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J Thromb Haemost. 2003 Jul;1(7):1403-9.

Magnetic resonance direct thrombus imaging.

Author information

1
Department of Medical Imaging, Sunnybrook and Women's College, Health Sciences Center, Toronto, Canada. alan.moody@sw.ca

Abstract

As blood clots it goes through predictable stages that reflect the oxygenation state of hemoglobin within the red cells. One of these stages results in the formation of methemoglobin. This substance acts an endogenous contrast agent when imaged using a T1-weighted magnetic resonance sequence (Magnetic Resonance Direct Thrombus Imaging, MRDTI) - appearing as high signal. MRDTI can therefore be used to detect subacute thrombosis. This technique has been applied in a number of clinical settings arising as a result of thrombosis. Deep vein thrombosis and pulmonary embolism are both readily detected using MRDTI, providing a single imaging modality for the detection of venous thromboembolic disease. The technique is also effective in the peripheral arterial tree. Furthermore, thrombosis within vessel wall atherosclerosis is a marker of vulnerable plaque likely to produce symptoms. The MRDTI technique has thus proved useful in identifying complicated plaque in the carotid arteries in the setting of transient and permanent cerebral ischemia. MRDTI therefore holds promise as a technique that is capable of detecting high risk vessel wall disease prior to significant or permanent end organ damage. Because of the non-invasive nature of magnetic resonance imaging (MRI), application of MRDTI in the research setting for the monitoring of therapeutic interventions in a wide number of settings within vascular disease is very appealing.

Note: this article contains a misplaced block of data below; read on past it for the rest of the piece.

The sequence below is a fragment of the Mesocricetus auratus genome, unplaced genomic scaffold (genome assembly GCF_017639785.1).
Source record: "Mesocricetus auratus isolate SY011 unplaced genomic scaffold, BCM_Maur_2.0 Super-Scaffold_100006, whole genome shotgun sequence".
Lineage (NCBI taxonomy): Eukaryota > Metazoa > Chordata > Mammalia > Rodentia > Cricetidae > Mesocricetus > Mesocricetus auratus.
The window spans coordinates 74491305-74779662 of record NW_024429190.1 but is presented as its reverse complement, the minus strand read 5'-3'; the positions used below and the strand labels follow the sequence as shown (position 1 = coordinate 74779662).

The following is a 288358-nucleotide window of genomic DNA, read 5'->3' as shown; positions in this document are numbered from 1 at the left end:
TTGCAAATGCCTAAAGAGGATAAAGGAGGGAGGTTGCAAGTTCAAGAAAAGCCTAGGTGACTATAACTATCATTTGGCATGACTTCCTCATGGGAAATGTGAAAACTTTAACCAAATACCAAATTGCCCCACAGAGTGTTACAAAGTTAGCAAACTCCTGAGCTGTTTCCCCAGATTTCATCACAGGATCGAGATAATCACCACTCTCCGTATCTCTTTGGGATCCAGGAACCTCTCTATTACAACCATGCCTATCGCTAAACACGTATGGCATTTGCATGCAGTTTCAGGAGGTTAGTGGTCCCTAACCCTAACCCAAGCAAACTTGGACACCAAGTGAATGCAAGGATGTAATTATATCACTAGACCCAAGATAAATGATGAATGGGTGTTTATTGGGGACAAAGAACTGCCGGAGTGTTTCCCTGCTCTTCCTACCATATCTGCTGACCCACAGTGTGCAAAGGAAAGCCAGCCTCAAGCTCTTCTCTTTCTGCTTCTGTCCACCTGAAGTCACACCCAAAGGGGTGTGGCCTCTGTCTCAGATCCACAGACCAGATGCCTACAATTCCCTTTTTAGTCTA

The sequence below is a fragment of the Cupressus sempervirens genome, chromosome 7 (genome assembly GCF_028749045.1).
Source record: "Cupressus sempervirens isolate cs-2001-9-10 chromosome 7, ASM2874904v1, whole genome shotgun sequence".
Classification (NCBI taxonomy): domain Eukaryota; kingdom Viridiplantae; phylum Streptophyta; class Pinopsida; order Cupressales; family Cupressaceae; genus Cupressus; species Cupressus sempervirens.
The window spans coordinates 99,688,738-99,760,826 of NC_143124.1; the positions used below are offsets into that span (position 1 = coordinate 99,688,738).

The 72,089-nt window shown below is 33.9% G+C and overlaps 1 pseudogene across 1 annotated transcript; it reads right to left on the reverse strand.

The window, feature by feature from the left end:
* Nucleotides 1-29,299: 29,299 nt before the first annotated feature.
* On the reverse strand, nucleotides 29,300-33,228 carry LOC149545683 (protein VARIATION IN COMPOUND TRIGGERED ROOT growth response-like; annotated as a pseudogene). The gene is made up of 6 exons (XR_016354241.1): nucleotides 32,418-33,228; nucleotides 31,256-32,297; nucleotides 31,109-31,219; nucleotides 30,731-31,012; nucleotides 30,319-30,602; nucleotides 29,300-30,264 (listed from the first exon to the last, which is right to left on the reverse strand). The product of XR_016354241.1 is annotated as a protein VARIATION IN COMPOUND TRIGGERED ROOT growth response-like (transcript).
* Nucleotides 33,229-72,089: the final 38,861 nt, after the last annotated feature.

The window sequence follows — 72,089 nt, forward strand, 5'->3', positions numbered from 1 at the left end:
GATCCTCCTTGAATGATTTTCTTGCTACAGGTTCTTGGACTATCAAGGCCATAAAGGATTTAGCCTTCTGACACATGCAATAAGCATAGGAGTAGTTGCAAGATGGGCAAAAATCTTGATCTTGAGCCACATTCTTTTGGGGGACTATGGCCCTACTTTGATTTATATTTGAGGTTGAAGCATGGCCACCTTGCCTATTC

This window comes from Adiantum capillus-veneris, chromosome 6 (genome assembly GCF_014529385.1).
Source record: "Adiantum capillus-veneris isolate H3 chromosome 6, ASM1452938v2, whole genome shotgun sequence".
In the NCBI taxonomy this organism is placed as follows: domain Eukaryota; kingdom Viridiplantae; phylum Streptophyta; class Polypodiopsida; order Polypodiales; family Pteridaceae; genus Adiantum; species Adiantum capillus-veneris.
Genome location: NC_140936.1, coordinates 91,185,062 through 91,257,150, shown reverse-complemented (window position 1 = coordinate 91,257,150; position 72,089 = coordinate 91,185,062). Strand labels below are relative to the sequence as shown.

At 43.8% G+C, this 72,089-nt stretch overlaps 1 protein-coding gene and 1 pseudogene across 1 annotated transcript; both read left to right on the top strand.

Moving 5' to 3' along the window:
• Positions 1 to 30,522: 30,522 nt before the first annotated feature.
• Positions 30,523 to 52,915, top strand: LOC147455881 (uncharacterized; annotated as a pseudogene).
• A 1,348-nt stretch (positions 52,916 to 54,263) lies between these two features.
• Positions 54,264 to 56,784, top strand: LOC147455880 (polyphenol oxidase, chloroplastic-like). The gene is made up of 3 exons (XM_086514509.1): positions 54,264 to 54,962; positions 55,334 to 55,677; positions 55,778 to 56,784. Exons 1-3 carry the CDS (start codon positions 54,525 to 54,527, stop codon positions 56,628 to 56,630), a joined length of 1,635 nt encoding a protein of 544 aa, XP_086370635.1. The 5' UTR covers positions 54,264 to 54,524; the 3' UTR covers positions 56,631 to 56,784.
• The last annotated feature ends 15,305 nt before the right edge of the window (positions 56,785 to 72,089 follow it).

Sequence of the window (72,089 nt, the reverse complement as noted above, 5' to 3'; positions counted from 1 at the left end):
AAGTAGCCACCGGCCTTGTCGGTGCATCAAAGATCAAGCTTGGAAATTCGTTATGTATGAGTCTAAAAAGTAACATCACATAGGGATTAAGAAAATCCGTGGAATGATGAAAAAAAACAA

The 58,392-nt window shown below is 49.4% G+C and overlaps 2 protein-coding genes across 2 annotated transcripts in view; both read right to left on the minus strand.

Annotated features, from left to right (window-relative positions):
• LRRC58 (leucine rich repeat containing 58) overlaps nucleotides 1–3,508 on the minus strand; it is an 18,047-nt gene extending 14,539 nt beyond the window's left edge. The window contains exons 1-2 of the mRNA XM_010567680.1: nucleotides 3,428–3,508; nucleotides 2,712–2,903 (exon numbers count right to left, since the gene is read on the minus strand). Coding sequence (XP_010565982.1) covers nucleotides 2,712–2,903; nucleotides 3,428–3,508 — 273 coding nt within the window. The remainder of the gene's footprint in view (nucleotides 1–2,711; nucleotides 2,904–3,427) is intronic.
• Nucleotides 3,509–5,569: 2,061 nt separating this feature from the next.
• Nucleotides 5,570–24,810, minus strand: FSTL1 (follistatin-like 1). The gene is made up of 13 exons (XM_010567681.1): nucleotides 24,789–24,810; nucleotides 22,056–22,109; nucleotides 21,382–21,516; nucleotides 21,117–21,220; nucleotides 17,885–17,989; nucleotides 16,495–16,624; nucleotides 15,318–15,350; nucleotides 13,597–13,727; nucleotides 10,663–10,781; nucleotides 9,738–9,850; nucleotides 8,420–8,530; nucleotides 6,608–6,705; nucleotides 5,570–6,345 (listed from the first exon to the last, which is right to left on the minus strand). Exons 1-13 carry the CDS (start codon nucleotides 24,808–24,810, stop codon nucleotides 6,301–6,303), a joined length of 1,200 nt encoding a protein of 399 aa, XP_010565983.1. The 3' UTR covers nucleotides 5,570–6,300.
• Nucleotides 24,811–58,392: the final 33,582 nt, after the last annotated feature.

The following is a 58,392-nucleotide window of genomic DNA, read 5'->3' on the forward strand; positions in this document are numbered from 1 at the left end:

PMID:
12871274
[Indexed for MEDLINE]
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